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Raise a glass to fall with these beer picks

Crayton Threlkeld and his friend Scott Barfield were perusing the beer selection at a store in Hartwell a little more than a year ago and came to the same conclusion — the selection needed to be bigger.

For decades, buying beer was a choice between a few massive breweries that made very similar, light-bodied American lagers. There was certainly nothing wrong with that, but Threlkeld and Barfield knew all too well as they pored over their options that they were seeing just a tiny fraction of the immense beer selection available today thanks to the exploding craft beer market that includes nearly 3,000 breweries in the U.S.

Barfield, from Athens, and Threlkeld, from Elberton, had both expanded their palates well beyond the everyday options and were hoping to find a few more varieties. When they couldn’t, the path forward was clear. Open a brewery.

“This thing just sort of snowballed from there,” Threlkeld said.

Crayton Threlkeld, left, and Scott Barfield, right, stand in front of their soon-to-open downtown Hartwell brewery, Southern Hart Brewing Co.

Today, Southern Hart Brewing is well on its way to becoming the newest beer and dining option in Hartwell. The pair and others have been hard at work — 14-hour a days for the most part, Threlkeld said — preparing their downtown Hartwell building for the equipment needed to run a brewery and restaurant.

It is no small task, but Threlkeld still has plenty of time to ponder the best aspects of enjoying a frosty brew and the meals that best compliment the complex depth of flavors available in beer.

With fall in full swing, Threlkeld has a few suggestions for how to best enjoy a meal and a beer with seasonal brews and fare.


Brown ales are malty, full-bodied and tend to have hints of caramel and even some chocolate. The addition of a few hops adds depth and a taste of bitterness to balance brown ales and make them a favorite of beer fans around the world. They tend to be easy to drink and their deep brown or amber color evoke thoughts of leaves changing and falling.

“They are great beers for fall,” Threlkeld said.

And beef is a great entree for fall, which happens to be a great pairing for brown ales, he said. A steak with a side of hearty fall vegetables like squash or potatoes makes a good starting point with which to pair a brown ale, but Threlkeld added that beef stew is a favorite of his with a brown ale.

He also suggested trying a shepherd’s pie, which makes sense considering brown ales have their origin in England.

Threlkeld said Newcastle Brown ale is a good place to start for those uninitiated in the ways of dark beer. Southern Hart is also working on its own brown ale recipe, he added.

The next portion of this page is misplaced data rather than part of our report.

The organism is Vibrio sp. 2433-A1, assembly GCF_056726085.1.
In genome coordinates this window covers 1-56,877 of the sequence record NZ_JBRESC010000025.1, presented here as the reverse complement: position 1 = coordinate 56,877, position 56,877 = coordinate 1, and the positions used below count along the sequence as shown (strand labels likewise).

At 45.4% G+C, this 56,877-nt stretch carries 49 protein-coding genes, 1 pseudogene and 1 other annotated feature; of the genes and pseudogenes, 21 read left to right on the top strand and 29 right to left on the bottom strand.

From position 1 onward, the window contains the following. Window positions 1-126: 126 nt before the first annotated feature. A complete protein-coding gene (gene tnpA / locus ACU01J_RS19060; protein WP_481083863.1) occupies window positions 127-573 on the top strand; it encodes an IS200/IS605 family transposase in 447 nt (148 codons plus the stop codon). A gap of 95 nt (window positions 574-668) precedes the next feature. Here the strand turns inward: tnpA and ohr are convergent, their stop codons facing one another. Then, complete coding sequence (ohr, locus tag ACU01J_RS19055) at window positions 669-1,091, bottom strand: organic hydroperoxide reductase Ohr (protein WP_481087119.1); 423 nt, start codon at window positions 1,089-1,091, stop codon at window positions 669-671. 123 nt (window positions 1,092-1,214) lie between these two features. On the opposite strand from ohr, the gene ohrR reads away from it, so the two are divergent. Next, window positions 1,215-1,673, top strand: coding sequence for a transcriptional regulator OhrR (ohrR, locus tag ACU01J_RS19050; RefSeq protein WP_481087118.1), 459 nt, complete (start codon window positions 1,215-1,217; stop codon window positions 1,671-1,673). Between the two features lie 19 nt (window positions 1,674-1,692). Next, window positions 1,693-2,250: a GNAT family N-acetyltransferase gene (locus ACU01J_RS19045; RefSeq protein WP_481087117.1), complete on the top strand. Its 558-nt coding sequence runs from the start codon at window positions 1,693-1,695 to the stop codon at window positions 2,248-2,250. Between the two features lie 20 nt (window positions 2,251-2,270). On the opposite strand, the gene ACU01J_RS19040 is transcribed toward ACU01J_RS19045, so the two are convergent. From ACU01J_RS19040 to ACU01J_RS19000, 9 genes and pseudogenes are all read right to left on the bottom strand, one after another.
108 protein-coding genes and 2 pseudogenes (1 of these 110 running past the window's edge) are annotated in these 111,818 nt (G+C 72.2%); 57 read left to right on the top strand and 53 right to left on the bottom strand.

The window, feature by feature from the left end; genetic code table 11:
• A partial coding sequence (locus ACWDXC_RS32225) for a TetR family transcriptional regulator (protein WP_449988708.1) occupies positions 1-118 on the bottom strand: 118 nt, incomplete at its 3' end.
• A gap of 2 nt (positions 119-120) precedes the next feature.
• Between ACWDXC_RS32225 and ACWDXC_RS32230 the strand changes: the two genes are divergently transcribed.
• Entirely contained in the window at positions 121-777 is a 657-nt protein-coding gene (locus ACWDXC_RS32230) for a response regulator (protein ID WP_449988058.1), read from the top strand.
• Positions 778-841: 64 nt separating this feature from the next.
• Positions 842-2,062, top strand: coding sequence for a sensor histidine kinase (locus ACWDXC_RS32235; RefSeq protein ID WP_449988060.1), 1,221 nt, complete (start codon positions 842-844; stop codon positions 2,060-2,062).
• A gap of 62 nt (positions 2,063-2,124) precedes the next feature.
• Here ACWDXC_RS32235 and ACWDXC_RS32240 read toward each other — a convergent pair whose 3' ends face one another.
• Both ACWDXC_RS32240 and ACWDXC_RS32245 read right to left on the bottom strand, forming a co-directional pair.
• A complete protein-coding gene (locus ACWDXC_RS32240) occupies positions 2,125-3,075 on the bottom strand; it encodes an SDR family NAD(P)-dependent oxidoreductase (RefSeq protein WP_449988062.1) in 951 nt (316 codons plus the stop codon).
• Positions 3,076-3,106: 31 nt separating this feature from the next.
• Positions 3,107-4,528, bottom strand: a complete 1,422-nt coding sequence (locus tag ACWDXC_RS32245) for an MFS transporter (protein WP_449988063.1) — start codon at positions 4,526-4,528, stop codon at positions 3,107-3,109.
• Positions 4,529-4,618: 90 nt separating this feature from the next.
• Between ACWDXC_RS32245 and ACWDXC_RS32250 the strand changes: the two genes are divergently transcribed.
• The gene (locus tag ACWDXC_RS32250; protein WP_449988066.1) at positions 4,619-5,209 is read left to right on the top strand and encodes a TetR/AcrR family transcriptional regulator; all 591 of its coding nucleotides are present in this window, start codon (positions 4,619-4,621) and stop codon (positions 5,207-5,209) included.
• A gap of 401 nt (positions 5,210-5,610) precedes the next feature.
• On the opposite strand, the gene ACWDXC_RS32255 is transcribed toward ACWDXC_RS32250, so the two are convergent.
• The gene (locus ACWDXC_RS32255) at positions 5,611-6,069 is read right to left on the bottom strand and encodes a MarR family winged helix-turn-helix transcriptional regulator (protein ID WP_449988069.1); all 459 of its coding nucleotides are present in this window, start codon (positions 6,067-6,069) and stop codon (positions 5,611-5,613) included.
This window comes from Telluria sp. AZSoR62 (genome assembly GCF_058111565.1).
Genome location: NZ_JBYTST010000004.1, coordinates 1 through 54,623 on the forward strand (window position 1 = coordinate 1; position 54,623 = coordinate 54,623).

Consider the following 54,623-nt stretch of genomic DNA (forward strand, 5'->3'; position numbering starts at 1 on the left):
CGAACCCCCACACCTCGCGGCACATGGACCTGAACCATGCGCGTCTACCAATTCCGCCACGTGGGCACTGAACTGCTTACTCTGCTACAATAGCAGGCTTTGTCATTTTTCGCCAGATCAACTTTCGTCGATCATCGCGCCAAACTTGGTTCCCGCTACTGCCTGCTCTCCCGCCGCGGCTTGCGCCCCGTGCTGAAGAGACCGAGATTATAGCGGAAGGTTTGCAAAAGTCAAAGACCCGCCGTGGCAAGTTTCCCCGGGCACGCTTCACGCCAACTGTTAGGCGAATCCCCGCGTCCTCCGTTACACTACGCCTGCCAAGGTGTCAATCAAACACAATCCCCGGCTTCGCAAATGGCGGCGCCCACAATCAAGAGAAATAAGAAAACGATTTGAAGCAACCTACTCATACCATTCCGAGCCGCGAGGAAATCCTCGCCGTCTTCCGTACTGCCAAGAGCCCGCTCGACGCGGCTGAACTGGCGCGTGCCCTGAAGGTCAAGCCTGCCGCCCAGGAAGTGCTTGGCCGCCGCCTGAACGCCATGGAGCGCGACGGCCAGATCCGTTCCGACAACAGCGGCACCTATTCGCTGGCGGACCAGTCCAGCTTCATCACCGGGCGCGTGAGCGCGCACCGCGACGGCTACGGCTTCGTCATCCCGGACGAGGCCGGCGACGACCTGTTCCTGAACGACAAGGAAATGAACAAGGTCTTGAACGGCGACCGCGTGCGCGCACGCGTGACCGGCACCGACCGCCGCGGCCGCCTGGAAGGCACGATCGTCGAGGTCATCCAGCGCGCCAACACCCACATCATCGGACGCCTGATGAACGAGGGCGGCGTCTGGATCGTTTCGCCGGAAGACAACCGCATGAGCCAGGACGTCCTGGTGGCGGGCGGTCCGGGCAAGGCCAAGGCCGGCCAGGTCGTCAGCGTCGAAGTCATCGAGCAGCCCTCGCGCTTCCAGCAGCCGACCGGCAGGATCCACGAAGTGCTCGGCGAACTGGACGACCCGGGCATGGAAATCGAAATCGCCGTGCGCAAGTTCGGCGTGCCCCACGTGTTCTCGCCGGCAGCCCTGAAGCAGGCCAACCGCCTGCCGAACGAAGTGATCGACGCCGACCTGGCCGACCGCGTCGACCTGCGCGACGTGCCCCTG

If America had a national beer style, this would be it. India Pale Ales get their name from the extra hops added in England to preserve beer on voyages across oceans when the British Empire was colonizing much of the rest of the known world.

Today, IPAs have been perfected by American craft brewers and are a staple among them. Their hop-forward character creates a flavor that is on the bitter side, but also floral and citrusy.

The better versions are those balanced by a strong backbone of malt, adding some caramel notes to balance the bitterness of the hops, Threlkeld said. He is particularly fond of the IPA Southern Hart brews because of its malty characteristics.

“It really balances the beer very well,” he said. 

Salty and fried foods work well with IPAs by calling attention to the malty flavors in the beer and toning down some of the hoppy bitterness. Threlkeld suggests kettle-cooked chips drizzled with beercheese as a perfect match.

Grilled meat with a caramelized crust mixes fabulously with IPAs as well, he said.

He is of course partial to Southern Hart’s IPA, which will be sold when the brewery opens, which is slated for later this year, but Threlkeld suggested another good regional option in Southern Brewing Company’s Hobnail IPA, out of Athens, or Sweetwater IPA, out of Atlanta.


Oktoberfest is a well known German beer festival, actually held in September, but it is also a beer style that has been exported to the U.S. and become a popular seasonal offering.

Mostly lagers, Oktoberfests come in a few varieties, but the most common in the U.S. come with an amber coloring and a malty character that make them great for fall gatherings.

Oddly enough, Threlkeld said they pair surprisingly well with Latin flavors like tacos. Specifically, carnitas tacos, or pork tips.

A smoked Boston butt and smoked beef short ribs are perfect matches, he added.

“Of course they also pair with any German food, like sausage and pretzels,” Threlkeld said.

Popular Oktoberfests include Sam Adams’ variety, but many Oktoberfests are made by German breweries like Spaten.


Kölsch is a variety of beer first brewed in Cologne, Germany that is fermented warm with ale yeast and conditioned at cold temperatures like a lager. This creates a light tasting, light in alcohol brew perfect for warm fall tailgating days.

“It’s a great football beer,” Threlkeld said. “It’s a great beer for tailgating.”

Which makes it no surprise he suggests pairing Kölsch with wings, hotdogs, grilled food and anything with a little bit of a kick in it.

Southern Hart will brew its own version of a Kölsch, but other good varieties include Southern Brewing’s Ironmaker Kölsch, Threlkeld said.